But there is a lot more variety in indie, and the small players this year are still exciting. To me, the most interesting stuff in video gaming was going on not just at the Indie Megabooth , but at the Indie Mega Minibooth, where indie game developers too tiny to buy out full Megabooth space banded together running one screen apiece of all of their latest prototypes.
Gorogoa, a hand-drawn puzzler which I saw demoed at Experimental Gameplay at GDC and tried myself on the show floor, is a stunner, though a bit too slow-paced and contemplative for a convention environment. Chroma Squad is a fantastic-looking strategy RPG where the player is the manager of a sentai team – and the show that the team stars in. Game Oven was at PAX demoing Bounden, another Experimental Gameplay game that is an entirely new take on the dance genre and includes choreography from the Dutch National Ballet.
The team behind The Bridge has a very different game this year in Tumblestone, a competitive color-matching game. But on the Escher puzzle front, developer Willy Chyr is creating a game called Relativity, a 3D gravity flipping puzzler that hopes to live up to some of the promise of Antichamber. Christine Love had a booth showing off Hate Plus, as well as her Interstellar Selfie Station utility that takes photographs reminiscent of the old Game Boy Camera.
Some of the games I’ve seen at GDC or IndieCade are finding a broader audience here at PAX as well. Lovers in a Dangerous Spacetime is a part-shooter, part-platformer where two co-op players work to pilot a neon pink spaceship through a hazardous universe. I was impressed that the game that I saw could even live up to a name so evocative. Crypt of the Necrodancer was at the show, a game where a dungeon crawl is mediated with deep-throbbing techno music, and controlled with customized dance pads. Indies also use a wide variety of hardware: not just the dance pads of course, but touchscreens and iPhones and Oculus Rifts.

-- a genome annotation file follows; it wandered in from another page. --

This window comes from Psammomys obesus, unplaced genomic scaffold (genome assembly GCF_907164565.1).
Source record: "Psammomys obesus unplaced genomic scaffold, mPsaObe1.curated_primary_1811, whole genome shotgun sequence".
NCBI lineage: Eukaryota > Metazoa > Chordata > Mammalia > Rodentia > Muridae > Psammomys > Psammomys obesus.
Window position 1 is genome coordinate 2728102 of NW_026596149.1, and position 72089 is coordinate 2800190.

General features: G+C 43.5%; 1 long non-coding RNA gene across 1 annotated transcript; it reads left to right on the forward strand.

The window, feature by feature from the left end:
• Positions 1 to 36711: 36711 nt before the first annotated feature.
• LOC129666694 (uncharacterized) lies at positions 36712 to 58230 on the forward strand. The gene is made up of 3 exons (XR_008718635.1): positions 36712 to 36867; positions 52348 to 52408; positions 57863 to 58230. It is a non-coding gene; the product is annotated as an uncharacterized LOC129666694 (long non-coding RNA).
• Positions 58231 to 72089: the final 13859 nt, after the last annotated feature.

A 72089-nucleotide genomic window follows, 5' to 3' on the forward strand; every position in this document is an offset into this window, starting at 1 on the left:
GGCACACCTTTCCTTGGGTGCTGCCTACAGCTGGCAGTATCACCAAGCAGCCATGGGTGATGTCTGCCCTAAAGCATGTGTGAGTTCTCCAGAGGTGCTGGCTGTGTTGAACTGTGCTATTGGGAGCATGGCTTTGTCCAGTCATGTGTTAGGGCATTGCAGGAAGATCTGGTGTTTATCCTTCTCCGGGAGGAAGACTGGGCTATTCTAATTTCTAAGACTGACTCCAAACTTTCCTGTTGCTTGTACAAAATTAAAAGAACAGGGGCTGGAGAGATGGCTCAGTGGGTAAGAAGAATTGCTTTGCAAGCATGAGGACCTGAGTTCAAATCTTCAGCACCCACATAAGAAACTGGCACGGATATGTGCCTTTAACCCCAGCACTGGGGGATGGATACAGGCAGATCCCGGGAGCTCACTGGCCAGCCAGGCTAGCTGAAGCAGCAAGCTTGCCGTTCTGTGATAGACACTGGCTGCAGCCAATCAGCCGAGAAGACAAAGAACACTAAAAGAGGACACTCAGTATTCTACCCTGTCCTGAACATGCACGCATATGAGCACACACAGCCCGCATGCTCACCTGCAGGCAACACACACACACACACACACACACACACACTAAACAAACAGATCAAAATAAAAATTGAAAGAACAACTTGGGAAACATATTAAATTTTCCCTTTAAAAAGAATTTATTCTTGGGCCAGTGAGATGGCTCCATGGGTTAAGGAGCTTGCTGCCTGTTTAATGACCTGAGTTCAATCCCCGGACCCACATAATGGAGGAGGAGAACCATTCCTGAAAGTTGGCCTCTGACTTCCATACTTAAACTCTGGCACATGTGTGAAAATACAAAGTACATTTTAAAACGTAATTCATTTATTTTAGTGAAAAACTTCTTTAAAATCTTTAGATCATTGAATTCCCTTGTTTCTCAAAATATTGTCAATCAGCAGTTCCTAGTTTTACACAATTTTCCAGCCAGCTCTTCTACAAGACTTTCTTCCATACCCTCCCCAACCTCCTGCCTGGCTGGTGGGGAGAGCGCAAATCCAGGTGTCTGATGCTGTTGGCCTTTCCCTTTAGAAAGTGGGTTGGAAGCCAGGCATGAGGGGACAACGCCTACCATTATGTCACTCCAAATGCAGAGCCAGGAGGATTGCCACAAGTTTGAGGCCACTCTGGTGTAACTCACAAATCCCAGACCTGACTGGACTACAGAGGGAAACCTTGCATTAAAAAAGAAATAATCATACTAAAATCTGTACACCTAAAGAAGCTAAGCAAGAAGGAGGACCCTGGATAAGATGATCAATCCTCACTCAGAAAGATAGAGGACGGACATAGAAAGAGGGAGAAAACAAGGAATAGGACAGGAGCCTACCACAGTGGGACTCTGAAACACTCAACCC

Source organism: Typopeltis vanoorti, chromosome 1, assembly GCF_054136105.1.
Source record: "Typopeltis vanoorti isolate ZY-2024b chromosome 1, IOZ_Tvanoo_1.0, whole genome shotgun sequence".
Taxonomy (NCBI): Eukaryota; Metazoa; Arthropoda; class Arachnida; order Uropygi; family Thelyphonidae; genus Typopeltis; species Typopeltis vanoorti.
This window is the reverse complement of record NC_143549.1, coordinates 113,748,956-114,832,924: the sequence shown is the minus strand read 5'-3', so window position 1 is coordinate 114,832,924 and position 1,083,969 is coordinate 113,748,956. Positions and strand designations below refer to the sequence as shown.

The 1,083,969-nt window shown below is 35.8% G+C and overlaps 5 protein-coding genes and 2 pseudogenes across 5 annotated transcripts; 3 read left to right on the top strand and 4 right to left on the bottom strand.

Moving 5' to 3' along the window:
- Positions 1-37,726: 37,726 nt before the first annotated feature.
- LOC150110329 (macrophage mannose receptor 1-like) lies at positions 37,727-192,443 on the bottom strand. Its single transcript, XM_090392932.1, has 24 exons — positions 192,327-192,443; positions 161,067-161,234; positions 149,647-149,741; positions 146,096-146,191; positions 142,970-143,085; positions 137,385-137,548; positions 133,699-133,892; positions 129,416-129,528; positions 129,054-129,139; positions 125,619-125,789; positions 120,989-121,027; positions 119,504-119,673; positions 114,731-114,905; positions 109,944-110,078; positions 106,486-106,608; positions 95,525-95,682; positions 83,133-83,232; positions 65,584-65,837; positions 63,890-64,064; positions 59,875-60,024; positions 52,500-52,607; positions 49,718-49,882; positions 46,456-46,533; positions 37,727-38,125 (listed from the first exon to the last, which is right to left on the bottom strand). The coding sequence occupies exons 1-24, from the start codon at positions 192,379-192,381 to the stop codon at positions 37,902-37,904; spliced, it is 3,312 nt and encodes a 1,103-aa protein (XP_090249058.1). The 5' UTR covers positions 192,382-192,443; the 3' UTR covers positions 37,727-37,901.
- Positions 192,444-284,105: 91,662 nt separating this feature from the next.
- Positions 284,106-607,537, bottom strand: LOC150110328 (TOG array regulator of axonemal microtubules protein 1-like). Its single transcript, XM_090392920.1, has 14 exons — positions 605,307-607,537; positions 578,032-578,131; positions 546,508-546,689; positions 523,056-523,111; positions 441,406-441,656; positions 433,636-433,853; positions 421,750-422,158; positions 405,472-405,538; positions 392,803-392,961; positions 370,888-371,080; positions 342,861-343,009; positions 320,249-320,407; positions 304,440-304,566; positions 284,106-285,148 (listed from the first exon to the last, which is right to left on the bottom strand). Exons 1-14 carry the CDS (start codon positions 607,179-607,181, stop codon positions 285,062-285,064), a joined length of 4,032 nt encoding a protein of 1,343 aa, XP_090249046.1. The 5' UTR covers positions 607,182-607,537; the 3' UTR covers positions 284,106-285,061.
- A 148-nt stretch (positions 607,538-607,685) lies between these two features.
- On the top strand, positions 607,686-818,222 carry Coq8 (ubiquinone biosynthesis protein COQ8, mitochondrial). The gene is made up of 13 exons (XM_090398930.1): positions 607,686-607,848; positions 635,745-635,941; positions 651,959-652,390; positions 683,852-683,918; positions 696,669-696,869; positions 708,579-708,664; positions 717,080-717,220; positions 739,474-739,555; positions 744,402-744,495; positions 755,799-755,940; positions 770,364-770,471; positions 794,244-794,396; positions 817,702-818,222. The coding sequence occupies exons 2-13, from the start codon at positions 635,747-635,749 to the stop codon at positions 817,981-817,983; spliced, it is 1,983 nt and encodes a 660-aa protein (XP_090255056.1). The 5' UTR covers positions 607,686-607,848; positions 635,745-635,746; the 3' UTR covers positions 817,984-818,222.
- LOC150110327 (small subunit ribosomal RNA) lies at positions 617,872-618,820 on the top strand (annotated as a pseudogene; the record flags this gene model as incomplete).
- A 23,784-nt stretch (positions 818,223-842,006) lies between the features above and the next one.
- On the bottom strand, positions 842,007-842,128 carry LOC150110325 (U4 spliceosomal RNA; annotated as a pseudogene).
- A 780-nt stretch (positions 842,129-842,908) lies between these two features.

Diversity (‘s New) Rules
The indie games are diverse, their hardware is diverse, but what about the audience? Efforts were made; results were mixed. There was a special challenge in finding a ladies’ room at PAX East this year, as multiple women’s bathrooms had been converted to men’s rooms. The city has officially declared this necessary because the audience for the convention still skews so male.
There was also the gender neutral bathroom, which was positioned down the hall from PAX’s controversial “Roll for Diversity Lounge.” Envisioned, supposedly, as an outreach measure, this quiet room was reserved for the “diverse” vendors and has been renounced on the internet as “the diversity ghetto.” I checked out the lounge, but I wasn’t convinced it filled its ultimate purpose. It seemed like the point was to keep LGBT interest groups out of the eyesight of the conventions’ many attending children, who could of course easily stumble across graphic violence on the main floor.
The option remains to just be someone else, in the form of cosplay. There are still some great costumes at PAX, though there were a few common themes. I have never in my life seen so many quantities of Deadpools. Mass Effect held a huge cosplay event this year, inviting multiple game models and voice actors to interact with the fans.
There were a few cosplay-focused lounges, in addition to the diversity lounge. There was also the “AFK” lounge, designed to get help for people who felt they were experiencing harassment or anxiety. Volunteer psychologists were on duty. Meanwhile, a panel aimed at gamers with anxiety or depression was packed to capacity on Saturday. It’s a strange situation for a convention who once sported the tagline “Welcome Home.” It feels too tense somehow, to be at home here.
Downstream from the sky bridge on Saturday morning I walked up to a sign, searching it for a particular theater. A young man next to me asked, where are the swag bags? They’re here, I said, pointing to a space on the map. You will go down to the basement floor, you will walk through a long peopleweaver, you will wait in a line, and when you get to the table, there might be swag there, or there might not be. This experience, to me: the waiting, the uncertainty, through many years of this convention, that is still the raw essence of PAX. “Oh, you’re media,” he said, with a glance at my badge. “Don’t forget to talk about the cool kid that was lost.”
But as hokey as it was, that’s one thing I felt in solidarity with so many congoers on that Saturday. In a way, we were all the cool kid that was lost. Looking for swag, or for some affordable food, or for just the right T-shirt, or for the media room, or for the ladies’ room, or for some kind of meaning in all the patchwork din. There is still enthusiasm and creativity here for those that seek it, but the maps can be a bit hard to read.
AJ Lange does not have any extra skin codes for LoL this year. Sorry. You can email her at firstname.lastname@example.org.